Wednesday, December 06, 2006

Review: Blood Diamond

Last night, I went to a preview of Blood Diamond with C-Money. It's been too long since I've seen a movie with C-Money...months, I think. We got to talk a little before the film and on a cold and windy corner afterwards.

The movie was brutal; like a kick to the gut. It was like watching a movie about the Holocaust--it couldn't be too grim. When there was a humorous moment, it was hard to take. You almost felt guilty for laughing. But you were also relieved to have a chance to laugh. The civil war in Sierra Leone is one of the most horrifying events in recent history. The rebels chopped off hands, arms, was unbelievable, unimaginable...but it happened. That's not to mention the recruitment of child soldiers, the enslavement of civilians in the diamond "mines" and the destruction of many cities and villages.

The film tried to tell a particular story but had grander ambitions. The grand ambitions took away from the impact of the small-scale story. What do we care about UN meetings decrying "conflict" diamonds? Show us more of what it was actually like to be in Sierra Leone during the war. Those scenes were harrowing. People being shot right and left, with no rhyme or reason, no sense of why any of it was happening. The film also managed to convey the way people act when they know there is a war going on close by but not right there--the way they pretend it's not happening.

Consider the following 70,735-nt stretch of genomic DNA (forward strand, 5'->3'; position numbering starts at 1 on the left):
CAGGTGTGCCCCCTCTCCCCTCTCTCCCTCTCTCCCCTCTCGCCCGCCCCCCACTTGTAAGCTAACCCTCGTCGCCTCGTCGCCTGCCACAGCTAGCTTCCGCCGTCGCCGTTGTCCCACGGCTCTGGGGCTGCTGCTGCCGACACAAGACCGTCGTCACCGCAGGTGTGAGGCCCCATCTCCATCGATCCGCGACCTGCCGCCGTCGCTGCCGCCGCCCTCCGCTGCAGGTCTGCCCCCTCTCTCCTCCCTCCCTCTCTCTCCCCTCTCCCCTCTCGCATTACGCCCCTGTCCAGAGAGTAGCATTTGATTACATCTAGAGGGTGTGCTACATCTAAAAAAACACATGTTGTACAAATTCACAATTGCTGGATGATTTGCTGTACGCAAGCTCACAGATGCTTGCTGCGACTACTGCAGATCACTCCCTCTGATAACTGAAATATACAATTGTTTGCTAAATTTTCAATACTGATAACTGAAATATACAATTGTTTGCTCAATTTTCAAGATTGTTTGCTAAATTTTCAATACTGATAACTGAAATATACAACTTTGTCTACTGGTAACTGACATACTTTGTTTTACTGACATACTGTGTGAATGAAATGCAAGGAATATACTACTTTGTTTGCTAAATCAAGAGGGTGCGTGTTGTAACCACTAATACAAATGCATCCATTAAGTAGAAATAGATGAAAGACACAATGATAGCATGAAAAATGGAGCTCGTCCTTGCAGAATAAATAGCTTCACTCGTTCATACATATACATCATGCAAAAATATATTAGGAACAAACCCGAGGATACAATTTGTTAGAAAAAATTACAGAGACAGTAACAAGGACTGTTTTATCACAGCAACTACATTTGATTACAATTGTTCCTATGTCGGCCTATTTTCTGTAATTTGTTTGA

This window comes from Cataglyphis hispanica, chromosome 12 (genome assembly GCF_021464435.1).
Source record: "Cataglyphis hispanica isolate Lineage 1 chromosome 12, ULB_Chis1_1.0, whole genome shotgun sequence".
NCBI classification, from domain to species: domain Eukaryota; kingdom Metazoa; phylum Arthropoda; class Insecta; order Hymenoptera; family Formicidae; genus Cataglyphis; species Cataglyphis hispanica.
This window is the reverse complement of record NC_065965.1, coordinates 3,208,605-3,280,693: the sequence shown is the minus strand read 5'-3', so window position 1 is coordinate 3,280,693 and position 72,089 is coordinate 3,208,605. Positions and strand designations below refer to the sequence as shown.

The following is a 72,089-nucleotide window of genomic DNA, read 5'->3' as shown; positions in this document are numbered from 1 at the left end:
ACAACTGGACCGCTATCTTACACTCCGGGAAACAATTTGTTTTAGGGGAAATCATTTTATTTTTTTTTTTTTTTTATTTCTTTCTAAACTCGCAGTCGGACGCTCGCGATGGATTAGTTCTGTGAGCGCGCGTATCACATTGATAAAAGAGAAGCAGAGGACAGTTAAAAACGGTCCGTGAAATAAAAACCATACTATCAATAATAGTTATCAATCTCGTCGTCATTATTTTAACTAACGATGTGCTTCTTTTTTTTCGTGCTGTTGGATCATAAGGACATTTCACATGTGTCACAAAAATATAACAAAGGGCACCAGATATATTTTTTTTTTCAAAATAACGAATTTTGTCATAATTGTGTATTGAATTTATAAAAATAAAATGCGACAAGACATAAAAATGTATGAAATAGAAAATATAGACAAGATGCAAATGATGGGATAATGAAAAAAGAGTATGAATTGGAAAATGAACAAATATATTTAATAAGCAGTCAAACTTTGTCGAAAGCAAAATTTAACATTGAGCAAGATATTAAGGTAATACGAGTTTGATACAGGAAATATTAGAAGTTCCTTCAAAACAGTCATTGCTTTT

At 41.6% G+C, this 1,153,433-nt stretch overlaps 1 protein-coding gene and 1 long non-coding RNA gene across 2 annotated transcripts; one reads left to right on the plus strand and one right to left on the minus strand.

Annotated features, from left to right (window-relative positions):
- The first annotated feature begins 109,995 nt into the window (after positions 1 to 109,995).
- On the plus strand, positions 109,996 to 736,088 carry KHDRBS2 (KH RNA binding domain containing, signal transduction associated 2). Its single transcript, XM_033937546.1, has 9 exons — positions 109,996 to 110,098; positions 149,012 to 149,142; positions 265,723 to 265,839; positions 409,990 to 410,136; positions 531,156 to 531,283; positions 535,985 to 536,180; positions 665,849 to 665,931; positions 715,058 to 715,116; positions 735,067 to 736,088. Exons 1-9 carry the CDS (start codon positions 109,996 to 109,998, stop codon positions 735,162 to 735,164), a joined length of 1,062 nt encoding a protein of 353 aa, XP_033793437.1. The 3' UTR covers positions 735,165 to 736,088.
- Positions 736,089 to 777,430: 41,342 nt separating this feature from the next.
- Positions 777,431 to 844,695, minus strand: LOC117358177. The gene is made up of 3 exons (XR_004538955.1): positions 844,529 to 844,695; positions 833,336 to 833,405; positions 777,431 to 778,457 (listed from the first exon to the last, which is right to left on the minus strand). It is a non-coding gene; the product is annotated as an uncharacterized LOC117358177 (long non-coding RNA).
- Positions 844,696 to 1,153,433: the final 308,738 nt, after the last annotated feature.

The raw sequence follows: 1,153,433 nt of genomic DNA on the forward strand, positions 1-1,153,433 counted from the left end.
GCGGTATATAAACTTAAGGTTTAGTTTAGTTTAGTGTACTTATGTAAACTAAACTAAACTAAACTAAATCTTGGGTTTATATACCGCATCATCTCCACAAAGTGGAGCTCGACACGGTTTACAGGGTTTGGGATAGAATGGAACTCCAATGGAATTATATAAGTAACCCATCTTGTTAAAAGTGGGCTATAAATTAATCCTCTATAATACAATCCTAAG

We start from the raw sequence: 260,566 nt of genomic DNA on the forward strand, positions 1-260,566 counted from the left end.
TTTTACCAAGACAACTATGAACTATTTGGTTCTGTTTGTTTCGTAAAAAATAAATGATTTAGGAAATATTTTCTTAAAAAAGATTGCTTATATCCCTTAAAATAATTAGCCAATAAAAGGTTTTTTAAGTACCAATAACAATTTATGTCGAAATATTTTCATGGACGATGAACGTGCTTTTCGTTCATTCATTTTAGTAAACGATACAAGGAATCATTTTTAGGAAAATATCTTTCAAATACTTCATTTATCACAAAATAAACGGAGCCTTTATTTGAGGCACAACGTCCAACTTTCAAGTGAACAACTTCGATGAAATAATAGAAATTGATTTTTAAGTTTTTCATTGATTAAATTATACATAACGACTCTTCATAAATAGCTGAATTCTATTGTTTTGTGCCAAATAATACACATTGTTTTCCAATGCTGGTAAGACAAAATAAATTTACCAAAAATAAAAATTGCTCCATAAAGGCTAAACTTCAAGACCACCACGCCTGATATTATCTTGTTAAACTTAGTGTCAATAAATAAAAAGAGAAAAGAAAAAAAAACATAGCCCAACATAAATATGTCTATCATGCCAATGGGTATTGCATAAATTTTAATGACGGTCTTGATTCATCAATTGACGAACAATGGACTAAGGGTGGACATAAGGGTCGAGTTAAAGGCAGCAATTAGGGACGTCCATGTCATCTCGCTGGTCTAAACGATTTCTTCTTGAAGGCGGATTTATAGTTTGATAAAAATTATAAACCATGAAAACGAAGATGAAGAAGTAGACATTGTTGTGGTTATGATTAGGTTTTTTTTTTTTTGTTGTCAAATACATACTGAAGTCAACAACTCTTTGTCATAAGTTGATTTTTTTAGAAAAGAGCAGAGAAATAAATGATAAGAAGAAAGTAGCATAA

Probably the best thing about the film was Leonardo DiCaprio. He played a Rhodesian and he nailed the accent (well, I think he did--I first claimed him to be South African). Similar to his recent turn in The Departed, he played a completely sympathetic anti-hero. He's turning into one of the best actors of his generation. Versatile, creative and magnetic. I never liked him much before, but after these two most recent roles, I've changed my mind. Jennifer Connelly, while adequate, was wasted in a thankless role as a brash American reporter. She saves the day more than once, but her acting was flat. And it was annoying that a nice white lady ended up being the savior for a couple of Africans (DiCaprio and Djimon Hounsou). The plot was compelling and not entirely believable. Also, it was one looong movie, running about 2.5 hours. I'm not sure what I think of Hounsou's performance--he played a naive village fisherman who loses his family, which may account for the stunned look on his face for most of the movie. The ending is satisfying--perhaps a tad too much--though not exactly happy. I can't whole-heartedly recommend this film, but if you have any doubt that the diamond industry is evil you should probably see it.

(Aside regarding my on-going issue with the age disparity between male and female leads: Jennifer Connelly is four years older than DiCaprio! Their relationship is romantic in the hopeless, impossible sense--as opposed to the sex sense.)

Grateful for: getting to see a movie with C-money.

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